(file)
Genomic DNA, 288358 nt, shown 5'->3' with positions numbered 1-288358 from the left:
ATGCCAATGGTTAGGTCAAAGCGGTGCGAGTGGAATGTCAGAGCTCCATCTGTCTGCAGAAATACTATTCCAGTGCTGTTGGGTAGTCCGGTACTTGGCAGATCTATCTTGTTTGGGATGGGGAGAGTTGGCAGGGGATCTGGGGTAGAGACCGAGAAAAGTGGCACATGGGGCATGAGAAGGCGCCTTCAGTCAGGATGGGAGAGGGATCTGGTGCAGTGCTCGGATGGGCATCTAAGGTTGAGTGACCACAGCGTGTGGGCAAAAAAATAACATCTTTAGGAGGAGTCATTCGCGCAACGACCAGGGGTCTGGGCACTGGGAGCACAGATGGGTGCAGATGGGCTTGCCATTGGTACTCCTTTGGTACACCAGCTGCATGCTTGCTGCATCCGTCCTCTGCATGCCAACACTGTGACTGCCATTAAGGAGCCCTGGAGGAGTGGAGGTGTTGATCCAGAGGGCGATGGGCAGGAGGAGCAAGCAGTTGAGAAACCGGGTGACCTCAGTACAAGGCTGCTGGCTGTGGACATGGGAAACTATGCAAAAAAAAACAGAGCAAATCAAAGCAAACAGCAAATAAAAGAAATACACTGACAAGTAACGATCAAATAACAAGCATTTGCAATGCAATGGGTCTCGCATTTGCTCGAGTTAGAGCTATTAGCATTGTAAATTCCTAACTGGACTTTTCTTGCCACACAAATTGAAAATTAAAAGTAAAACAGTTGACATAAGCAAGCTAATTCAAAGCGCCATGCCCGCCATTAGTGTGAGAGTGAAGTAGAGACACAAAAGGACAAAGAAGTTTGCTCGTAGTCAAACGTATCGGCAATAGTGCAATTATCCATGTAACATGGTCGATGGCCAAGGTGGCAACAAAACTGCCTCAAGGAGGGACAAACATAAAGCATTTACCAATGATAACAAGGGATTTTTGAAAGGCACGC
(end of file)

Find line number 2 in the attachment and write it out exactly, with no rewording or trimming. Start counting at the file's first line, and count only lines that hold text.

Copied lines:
ATGCCAATGGTTAGGTCAAAGCGGTGCGAGTGGAATGTCAGAGCTCCATCTGTCTGCAGAAATACTATTCCAGTGCTGTTGGGTAGTCCGGTACTTGGCAGATCTATCTTGTTTGGGATGGGGAGAGTTGGCAGGGGATCTGGGGTAGAGACCGAGAAAAGTGGCACATGGGGCATGAGAAGGCGCCTTCAGTCAGGATGGGAGAGGGATCTGGTGCAGTGCTCGGATGGGCATCTAAGGTTGAGTGACCACAGCGTGTGGGCAAAAAAATAACATCTTTAGGAGGAGTCATTCGCGCAACGACCAGGGGTCTGGGCACTGGGAGCACAGATGGGTGCAGATGGGCTTGCCATTGGTACTCCTTTGGTACACCAGCTGCATGCTTGCTGCATCCGTCCTCTGCATGCCAACACTGTGACTGCCATTAAGGAGCCCTGGAGGAGTGGAGGTGTTGATCCAGAGGGCGATGGGCAGGAGGAGCAAGCAGTTGAGAAACCGGGTGACCTCAGTACAAGGCTGCTGGCTGTGGACATGGGAAACTATGCAAAAAAAAACAGAGCAAATCAAAGCAAACAGCAAATAAAAGAAATACACTGACAAGTAACGATCAAATAACAAGCATTTGCAATGCAATGGGTCTCGCATTTGCTCGAGTTAGAGCTATTAGCATTGTAAATTCCTAACTGGACTTTTCTTGCCACACAAATTGAAAATTAAAAGTAAAACAGTTGACATAAGCAAGCTAATTCAAAGCGCCATGCCCGCCATTAGTGTGAGAGTGAAGTAGAGACACAAAAGGACAAAGAAGTTTGCTCGTAGTCAAACGTATCGGCAATAGTGCAATTATCCATGTAACATGGTCGATGGCCAAGGTGGCAACAAAACTGCCTCAAGGAGGGACAAACATAAAGCATTTACCAATGATAACAAGGGATTTTTGAAAGGCACGC